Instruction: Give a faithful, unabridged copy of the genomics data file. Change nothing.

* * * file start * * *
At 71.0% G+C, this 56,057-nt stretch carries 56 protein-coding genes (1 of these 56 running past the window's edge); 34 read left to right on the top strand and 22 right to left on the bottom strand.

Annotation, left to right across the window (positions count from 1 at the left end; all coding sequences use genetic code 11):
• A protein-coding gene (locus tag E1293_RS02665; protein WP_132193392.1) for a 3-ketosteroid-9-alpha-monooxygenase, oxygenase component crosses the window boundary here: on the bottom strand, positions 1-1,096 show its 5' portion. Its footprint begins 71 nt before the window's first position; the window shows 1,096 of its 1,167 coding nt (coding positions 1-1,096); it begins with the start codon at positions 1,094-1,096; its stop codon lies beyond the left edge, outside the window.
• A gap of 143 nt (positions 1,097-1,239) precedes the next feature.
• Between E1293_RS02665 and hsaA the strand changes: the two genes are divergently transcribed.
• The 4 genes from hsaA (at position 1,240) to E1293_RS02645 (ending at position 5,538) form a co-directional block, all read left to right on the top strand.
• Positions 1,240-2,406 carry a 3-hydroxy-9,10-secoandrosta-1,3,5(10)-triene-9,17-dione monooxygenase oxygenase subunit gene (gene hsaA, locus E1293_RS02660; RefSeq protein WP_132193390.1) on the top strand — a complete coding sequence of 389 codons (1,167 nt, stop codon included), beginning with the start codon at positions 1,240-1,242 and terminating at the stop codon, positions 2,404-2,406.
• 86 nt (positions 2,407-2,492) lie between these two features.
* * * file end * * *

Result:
At 71.0% G+C, this 56,057-nt stretch carries 56 protein-coding genes (1 of these 56 running past the window's edge); 34 read left to right on the top strand and 22 right to left on the bottom strand.

Annotation, left to right across the window (positions count from 1 at the left end; all coding sequences use genetic code 11):
• A protein-coding gene (locus tag E1293_RS02665; protein WP_132193392.1) for a 3-ketosteroid-9-alpha-monooxygenase, oxygenase component crosses the window boundary here: on the bottom strand, positions 1-1,096 show its 5' portion. Its footprint begins 71 nt before the window's first position; the window shows 1,096 of its 1,167 coding nt (coding positions 1-1,096); it begins with the start codon at positions 1,094-1,096; its stop codon lies beyond the left edge, outside the window.
• A gap of 143 nt (positions 1,097-1,239) precedes the next feature.
• Between E1293_RS02665 and hsaA the strand changes: the two genes are divergently transcribed.
• The 4 genes from hsaA (at position 1,240) to E1293_RS02645 (ending at position 5,538) form a co-directional block, all read left to right on the top strand.
• Positions 1,240-2,406 carry a 3-hydroxy-9,10-secoandrosta-1,3,5(10)-triene-9,17-dione monooxygenase oxygenase subunit gene (gene hsaA, locus E1293_RS02660; RefSeq protein WP_132193390.1) on the top strand — a complete coding sequence of 389 codons (1,167 nt, stop codon included), beginning with the start codon at positions 1,240-1,242 and terminating at the stop codon, positions 2,404-2,406.
• 86 nt (positions 2,407-2,492) lie between these two features.